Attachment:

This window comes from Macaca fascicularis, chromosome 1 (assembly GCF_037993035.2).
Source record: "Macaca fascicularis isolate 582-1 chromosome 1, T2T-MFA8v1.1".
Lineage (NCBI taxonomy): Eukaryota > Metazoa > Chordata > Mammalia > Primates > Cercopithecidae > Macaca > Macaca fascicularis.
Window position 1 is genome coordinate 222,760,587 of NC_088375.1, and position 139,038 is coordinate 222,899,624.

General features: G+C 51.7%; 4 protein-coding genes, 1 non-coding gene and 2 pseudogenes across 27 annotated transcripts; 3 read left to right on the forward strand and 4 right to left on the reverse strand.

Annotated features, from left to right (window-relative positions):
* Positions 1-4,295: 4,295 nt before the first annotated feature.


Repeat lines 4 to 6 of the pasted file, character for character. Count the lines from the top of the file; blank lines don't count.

Window position 1 is genome coordinate 222,760,587 of NC_088375.1, and position 139,038 is coordinate 222,899,624.

General features: G+C 51.7%; 4 protein-coding genes, 1 non-coding gene and 2 pseudogenes across 27 annotated transcripts; 3 read left to right on the forward strand and 4 right to left on the reverse strand.

Annotated features, from left to right (window-relative positions):